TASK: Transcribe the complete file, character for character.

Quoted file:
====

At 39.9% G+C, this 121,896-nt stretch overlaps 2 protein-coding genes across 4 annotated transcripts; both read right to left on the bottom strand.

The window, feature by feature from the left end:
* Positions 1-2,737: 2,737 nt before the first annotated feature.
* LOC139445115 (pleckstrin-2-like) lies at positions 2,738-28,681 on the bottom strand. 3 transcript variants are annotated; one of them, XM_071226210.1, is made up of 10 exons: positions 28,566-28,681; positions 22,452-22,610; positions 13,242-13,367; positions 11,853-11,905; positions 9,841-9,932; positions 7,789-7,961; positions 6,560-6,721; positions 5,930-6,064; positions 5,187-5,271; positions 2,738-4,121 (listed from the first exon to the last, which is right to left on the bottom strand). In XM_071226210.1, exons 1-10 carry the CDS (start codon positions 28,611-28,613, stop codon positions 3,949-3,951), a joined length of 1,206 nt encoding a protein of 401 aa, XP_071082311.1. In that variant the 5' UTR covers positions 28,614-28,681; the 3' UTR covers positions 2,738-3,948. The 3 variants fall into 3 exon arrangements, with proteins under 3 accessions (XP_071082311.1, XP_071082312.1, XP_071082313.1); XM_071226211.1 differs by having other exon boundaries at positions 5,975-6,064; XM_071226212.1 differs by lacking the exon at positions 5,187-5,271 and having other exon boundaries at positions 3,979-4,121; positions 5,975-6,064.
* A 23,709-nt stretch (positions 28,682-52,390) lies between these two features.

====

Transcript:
At 39.9% G+C, this 121,896-nt stretch overlaps 2 protein-coding genes across 4 annotated transcripts; both read right to left on the bottom strand.

The window, feature by feature from the left end:
* Positions 1-2,737: 2,737 nt before the first annotated feature.
* LOC139445115 (pleckstrin-2-like) lies at positions 2,738-28,681 on the bottom strand. 3 transcript variants are annotated; one of them, XM_071226210.1, is made up of 10 exons: positions 28,566-28,681; positions 22,452-22,610; positions 13,242-13,367; positions 11,853-11,905; positions 9,841-9,932; positions 7,789-7,961; positions 6,560-6,721; positions 5,930-6,064; positions 5,187-5,271; positions 2,738-4,121 (listed from the first exon to the last, which is right to left on the bottom strand). In XM_071226210.1, exons 1-10 carry the CDS (start codon positions 28,611-28,613, stop codon positions 3,949-3,951), a joined length of 1,206 nt encoding a protein of 401 aa, XP_071082311.1. In that variant the 5' UTR covers positions 28,614-28,681; the 3' UTR covers positions 2,738-3,948. The 3 variants fall into 3 exon arrangements, with proteins under 3 accessions (XP_071082311.1, XP_071082312.1, XP_071082313.1); XM_071226211.1 differs by having other exon boundaries at positions 5,975-6,064; XM_071226212.1 differs by lacking the exon at positions 5,187-5,271 and having other exon boundaries at positions 3,979-4,121; positions 5,975-6,064.
* A 23,709-nt stretch (positions 28,682-52,390) lies between these two features.